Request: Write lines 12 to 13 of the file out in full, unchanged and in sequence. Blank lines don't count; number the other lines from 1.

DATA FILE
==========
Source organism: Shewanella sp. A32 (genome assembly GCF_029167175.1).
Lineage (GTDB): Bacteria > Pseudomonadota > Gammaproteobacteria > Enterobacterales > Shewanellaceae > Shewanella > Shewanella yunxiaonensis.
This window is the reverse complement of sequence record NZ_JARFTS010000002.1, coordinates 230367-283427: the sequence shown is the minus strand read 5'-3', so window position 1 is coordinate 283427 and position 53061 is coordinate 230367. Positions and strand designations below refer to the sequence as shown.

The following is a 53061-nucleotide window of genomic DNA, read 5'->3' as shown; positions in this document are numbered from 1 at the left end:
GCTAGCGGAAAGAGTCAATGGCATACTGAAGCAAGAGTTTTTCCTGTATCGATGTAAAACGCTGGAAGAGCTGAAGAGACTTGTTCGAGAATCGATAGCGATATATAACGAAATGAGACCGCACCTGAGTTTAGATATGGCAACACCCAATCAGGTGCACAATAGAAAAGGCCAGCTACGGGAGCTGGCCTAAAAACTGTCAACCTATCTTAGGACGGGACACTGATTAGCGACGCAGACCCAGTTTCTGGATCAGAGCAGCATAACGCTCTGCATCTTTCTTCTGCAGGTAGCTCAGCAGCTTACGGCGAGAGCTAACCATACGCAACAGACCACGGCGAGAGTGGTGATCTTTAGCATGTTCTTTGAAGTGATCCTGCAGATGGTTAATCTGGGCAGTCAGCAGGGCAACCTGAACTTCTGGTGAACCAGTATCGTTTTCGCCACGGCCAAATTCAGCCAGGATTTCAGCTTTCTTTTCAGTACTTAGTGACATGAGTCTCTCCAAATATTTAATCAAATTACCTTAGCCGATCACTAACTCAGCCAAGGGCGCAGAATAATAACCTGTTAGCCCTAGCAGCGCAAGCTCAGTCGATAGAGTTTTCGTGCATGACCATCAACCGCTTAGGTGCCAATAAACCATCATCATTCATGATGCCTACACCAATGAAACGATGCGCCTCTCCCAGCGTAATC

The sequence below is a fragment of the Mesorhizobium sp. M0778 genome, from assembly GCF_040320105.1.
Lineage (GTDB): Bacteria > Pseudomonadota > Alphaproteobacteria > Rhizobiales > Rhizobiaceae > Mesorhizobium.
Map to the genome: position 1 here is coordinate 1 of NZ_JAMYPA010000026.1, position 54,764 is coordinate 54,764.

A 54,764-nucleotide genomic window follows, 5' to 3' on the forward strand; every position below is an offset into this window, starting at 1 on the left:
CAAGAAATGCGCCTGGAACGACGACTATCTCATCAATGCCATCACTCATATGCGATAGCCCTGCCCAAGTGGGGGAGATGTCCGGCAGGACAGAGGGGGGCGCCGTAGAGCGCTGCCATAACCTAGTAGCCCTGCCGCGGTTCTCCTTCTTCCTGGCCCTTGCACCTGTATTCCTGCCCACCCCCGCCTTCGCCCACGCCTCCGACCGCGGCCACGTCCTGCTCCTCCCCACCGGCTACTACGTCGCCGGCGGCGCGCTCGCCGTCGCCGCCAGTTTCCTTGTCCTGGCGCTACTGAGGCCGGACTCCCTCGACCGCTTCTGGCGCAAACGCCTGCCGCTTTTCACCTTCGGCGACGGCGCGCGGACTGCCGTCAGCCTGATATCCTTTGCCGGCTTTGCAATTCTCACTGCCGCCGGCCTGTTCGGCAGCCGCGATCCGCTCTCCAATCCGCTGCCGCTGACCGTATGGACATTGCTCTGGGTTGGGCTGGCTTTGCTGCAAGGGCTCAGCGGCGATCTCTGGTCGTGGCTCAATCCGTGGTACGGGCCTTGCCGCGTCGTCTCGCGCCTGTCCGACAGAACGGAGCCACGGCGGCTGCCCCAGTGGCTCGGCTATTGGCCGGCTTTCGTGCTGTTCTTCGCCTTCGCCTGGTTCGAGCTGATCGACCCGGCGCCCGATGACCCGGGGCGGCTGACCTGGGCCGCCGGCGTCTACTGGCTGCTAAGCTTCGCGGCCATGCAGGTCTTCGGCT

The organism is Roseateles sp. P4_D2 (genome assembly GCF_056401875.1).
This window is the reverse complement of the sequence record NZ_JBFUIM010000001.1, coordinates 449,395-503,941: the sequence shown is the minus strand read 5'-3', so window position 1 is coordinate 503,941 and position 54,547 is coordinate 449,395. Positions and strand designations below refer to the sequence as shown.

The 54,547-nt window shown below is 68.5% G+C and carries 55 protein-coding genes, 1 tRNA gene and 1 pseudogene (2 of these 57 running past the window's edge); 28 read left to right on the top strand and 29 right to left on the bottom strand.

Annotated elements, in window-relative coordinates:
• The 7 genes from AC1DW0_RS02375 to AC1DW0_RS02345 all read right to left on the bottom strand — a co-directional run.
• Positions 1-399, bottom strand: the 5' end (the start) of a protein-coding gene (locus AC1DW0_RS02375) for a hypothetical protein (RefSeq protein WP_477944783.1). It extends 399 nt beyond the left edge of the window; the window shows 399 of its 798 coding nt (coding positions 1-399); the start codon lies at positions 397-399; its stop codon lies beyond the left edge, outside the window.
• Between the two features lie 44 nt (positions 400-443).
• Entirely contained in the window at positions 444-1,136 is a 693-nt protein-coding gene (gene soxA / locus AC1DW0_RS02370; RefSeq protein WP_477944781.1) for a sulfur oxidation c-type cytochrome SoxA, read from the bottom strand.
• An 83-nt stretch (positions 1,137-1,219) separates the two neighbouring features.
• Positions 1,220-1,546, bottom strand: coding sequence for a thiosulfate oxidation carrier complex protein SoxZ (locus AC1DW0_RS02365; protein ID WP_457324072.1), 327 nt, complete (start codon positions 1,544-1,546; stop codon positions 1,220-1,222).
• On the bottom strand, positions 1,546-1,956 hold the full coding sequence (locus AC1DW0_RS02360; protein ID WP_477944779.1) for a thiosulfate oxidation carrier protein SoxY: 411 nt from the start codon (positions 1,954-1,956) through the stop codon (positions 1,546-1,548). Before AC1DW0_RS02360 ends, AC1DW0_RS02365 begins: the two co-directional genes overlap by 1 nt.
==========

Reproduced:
This window is the reverse complement of the sequence record NZ_JBFUIM010000001.1, coordinates 449,395-503,941: the sequence shown is the minus strand read 5'-3', so window position 1 is coordinate 503,941 and position 54,547 is coordinate 449,395. Positions and strand designations below refer to the sequence as shown.

The 54,547-nt window shown below is 68.5% G+C and carries 55 protein-coding genes, 1 tRNA gene and 1 pseudogene (2 of these 57 running past the window's edge); 28 read left to right on the top strand and 29 right to left on the bottom strand.